You're Fat and You Know It: Why Government Anti-Obesity Efforts Fail

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How much more is the federal government going to spend making the case that obesity = bad?

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Ã?Â??mit Erdem/Shutterstock

Katherine Mangu-Ward

(Thanks for the intro, Megan. Looking forward to a couple of weeks of blogging. As a followup to the intro/this post: Here's the recipe for those cheese-stuffed, bacon-wrapped dates. I recognize that this does not help solve the obesity epidemic. Apologies.)

Fat people know they're fat. They know why they're fat. And they know that being fat kinda sucks.

This may seem obvious, but think about how many anti-obesity initiatives -- federal, state, and local--are aimed at promoting the message that being obese or overweight has terrible consequences and/or warning grazers and gorgers off specific food choices.

Two new papers from Cal Poly San Luis Obispo economist Michael L. Marlow take on this weird gap between the problem government anti-obesity efforts seem to be trying to solve and problems that actually exist. Obesity is an expensive, sticky problem, no doubt about that. (Megan has addressed this issue many times in many forms). But Americans themselves aren't deluded on that point. The fat=bad message has been sent and received, thank you very much. Yet government interventions like menu labeling requirements, public awareness campaigns about the dangers of sugary soda, zoning regulations to limit the prevalence of fast food restaurants, programs to eliminate "food deserts" and bring supermarkets to poor neighborhoods are multiplying. They fail, writes Marlow in a Mercatus Center working paper out this month, because they are little more than taxpayer-funded sermons to the chubby, chubby choir.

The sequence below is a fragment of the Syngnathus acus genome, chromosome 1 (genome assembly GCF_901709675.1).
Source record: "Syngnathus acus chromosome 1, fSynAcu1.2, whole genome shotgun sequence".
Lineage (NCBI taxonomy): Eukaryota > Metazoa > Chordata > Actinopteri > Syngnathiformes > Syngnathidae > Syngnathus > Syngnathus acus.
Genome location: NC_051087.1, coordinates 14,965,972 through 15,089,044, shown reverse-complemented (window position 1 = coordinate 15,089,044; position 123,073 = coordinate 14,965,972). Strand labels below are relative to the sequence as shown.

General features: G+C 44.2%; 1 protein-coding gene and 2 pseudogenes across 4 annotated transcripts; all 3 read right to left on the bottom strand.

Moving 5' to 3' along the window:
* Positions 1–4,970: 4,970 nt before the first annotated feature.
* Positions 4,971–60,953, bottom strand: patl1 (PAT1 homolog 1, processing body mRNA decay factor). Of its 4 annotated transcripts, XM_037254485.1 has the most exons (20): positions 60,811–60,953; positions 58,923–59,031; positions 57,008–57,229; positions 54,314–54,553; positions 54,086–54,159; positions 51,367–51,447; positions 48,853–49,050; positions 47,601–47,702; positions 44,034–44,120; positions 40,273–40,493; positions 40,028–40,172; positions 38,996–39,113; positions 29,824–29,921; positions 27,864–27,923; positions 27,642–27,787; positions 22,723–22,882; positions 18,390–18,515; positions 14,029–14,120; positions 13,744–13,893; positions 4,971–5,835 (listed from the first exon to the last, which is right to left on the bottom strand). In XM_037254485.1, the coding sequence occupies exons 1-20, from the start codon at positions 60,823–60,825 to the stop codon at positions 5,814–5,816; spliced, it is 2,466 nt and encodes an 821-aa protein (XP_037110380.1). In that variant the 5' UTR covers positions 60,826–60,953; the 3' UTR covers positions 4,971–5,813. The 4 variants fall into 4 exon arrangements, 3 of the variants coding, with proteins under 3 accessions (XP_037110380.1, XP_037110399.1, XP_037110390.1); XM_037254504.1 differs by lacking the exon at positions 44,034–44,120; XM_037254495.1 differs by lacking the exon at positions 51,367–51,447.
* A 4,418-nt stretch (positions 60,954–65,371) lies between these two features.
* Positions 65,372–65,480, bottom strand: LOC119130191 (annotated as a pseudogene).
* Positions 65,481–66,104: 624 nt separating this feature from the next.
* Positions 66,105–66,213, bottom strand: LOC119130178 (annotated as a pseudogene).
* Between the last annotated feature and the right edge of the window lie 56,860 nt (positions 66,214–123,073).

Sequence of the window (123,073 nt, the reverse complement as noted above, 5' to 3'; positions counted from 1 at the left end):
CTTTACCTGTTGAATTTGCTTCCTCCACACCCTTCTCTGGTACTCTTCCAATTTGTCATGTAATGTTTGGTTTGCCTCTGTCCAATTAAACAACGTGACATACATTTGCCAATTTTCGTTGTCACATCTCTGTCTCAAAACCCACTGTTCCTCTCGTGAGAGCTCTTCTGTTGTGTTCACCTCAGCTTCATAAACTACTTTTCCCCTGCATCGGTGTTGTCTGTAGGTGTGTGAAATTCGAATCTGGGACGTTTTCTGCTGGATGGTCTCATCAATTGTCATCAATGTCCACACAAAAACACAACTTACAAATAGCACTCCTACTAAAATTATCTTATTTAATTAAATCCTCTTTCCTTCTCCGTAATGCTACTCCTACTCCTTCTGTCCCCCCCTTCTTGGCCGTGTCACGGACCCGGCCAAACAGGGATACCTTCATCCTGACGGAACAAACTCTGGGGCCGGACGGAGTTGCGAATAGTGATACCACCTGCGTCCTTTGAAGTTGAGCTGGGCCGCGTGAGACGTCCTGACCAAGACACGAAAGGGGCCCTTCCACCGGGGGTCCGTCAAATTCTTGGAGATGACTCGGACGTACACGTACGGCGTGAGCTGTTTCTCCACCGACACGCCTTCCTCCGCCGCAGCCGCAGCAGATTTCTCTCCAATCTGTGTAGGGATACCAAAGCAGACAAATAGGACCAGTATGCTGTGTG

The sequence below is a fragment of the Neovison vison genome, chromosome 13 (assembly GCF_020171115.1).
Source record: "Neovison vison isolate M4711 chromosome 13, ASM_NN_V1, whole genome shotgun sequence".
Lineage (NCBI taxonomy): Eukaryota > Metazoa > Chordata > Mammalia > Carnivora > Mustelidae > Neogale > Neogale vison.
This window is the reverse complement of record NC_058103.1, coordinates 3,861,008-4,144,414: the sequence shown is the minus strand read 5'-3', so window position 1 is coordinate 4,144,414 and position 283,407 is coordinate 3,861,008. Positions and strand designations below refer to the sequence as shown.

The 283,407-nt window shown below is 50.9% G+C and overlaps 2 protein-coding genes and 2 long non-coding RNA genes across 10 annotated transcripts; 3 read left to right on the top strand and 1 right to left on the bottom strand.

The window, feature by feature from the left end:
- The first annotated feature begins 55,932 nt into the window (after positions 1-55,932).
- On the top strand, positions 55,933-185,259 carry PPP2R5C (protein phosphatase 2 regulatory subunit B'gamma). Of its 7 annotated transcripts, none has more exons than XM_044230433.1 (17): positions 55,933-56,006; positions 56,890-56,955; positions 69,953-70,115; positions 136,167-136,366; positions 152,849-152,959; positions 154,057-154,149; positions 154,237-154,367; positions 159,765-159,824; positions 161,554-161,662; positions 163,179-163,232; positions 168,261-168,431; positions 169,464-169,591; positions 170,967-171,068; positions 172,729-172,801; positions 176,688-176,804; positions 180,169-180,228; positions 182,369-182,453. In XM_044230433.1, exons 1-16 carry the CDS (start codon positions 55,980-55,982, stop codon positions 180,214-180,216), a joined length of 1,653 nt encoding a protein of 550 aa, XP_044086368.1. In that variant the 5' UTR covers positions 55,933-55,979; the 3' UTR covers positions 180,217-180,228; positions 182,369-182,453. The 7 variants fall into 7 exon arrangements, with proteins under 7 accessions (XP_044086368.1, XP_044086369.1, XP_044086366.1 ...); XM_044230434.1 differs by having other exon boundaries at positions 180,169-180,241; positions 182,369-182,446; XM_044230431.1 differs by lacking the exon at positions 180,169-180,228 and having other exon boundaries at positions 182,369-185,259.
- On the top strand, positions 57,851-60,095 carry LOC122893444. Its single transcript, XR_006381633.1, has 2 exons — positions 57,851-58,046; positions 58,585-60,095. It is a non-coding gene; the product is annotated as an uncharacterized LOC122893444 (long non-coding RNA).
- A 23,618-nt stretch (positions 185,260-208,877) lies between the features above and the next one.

Fat people have a surprisingly accurate sense of the health costs of being fat, for example:

Finkelstein et al. conducted a survey of 1,130 adults in the United States to test whether overweight and obese individuals believe they are at greater risk of obesity-related diseases and premature mortality. They found that obese and overweight adults forecast life expectancies that are 3.9 and 2.4 years, respectively, shorter than those of normal-weight adults....The authors concluded that mortality predictions generated from the survey were "reasonably close" to those generated from actual life tables for adults in the United States.

Numerous studies have found that lack of information about a healthy diet or opportunities to eat well aren't the problem either. Cramming calorie counts and other nutrition information down customer's throats doesn't do much to change food choices. A second Marlow paper, forthcoming in what I'm told is the respectable journal Applied Economics Letters, finds that living near fast food doesn't cause weight gain. That finding is supported by another recent study in the Archives of Internal Medicine, which found that living near supermarkets doesn't improve diets, and (with the possible exception of young, low-income men) living near fast food doesn't make for a less healthy diet

Marlow and his Mercatus co-author point to massive (and growing) sales of diet books, health foods, and other weight loss products--plus efforts by employers and insurance companies to create a slimmer risk pool--as evidence that people are already well aware of the problem, they already have strong incentives to correct it, and are experimenting with a wide variety of strategies. Nobody's doing an especially good job at the moment, but that goes for government just as much (if not more) than individuals. Why ignore all the desperate private efforts at slimming down? Marlow et al. speculate: "Paternalists appear to disregard market attempts to deal with obesity, since its prevalence offers them latitude to overstate the effectiveness of interventions."


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Megan McArdle is a columnist at Bloomberg View and a former senior editor at The Atlantic. Her new book is The Up Side of Down.

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